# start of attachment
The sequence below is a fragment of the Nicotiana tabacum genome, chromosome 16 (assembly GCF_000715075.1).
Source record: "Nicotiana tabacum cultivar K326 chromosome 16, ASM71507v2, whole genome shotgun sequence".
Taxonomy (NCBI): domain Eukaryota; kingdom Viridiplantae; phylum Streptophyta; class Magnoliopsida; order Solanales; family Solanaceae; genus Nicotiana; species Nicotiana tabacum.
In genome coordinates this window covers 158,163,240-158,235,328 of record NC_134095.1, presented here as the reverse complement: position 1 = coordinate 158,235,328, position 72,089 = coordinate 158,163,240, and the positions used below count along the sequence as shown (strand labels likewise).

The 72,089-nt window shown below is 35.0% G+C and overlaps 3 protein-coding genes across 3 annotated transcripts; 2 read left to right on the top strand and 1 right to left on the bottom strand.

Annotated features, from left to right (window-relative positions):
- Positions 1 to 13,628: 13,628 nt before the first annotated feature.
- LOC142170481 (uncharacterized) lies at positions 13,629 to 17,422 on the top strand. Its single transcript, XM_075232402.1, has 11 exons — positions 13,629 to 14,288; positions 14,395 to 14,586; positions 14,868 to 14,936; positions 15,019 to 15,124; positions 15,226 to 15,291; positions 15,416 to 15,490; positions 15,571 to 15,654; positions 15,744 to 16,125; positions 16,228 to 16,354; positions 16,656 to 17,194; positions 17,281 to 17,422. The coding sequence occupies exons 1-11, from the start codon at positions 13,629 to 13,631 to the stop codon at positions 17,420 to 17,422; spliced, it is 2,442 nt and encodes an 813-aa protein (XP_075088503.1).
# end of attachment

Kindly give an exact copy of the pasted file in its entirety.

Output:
The sequence below is a fragment of the Nicotiana tabacum genome, chromosome 16 (assembly GCF_000715075.1).
Source record: "Nicotiana tabacum cultivar K326 chromosome 16, ASM71507v2, whole genome shotgun sequence".
Taxonomy (NCBI): domain Eukaryota; kingdom Viridiplantae; phylum Streptophyta; class Magnoliopsida; order Solanales; family Solanaceae; genus Nicotiana; species Nicotiana tabacum.
In genome coordinates this window covers 158,163,240-158,235,328 of record NC_134095.1, presented here as the reverse complement: position 1 = coordinate 158,235,328, position 72,089 = coordinate 158,163,240, and the positions used below count along the sequence as shown (strand labels likewise).

The 72,089-nt window shown below is 35.0% G+C and overlaps 3 protein-coding genes across 3 annotated transcripts; 2 read left to right on the top strand and 1 right to left on the bottom strand.

Annotated features, from left to right (window-relative positions):
- Positions 1 to 13,628: 13,628 nt before the first annotated feature.
- LOC142170481 (uncharacterized) lies at positions 13,629 to 17,422 on the top strand. Its single transcript, XM_075232402.1, has 11 exons — positions 13,629 to 14,288; positions 14,395 to 14,586; positions 14,868 to 14,936; positions 15,019 to 15,124; positions 15,226 to 15,291; positions 15,416 to 15,490; positions 15,571 to 15,654; positions 15,744 to 16,125; positions 16,228 to 16,354; positions 16,656 to 17,194; positions 17,281 to 17,422. The coding sequence occupies exons 1-11, from the start codon at positions 13,629 to 13,631 to the stop codon at positions 17,420 to 17,422; spliced, it is 2,442 nt and encodes an 813-aa protein (XP_075088503.1).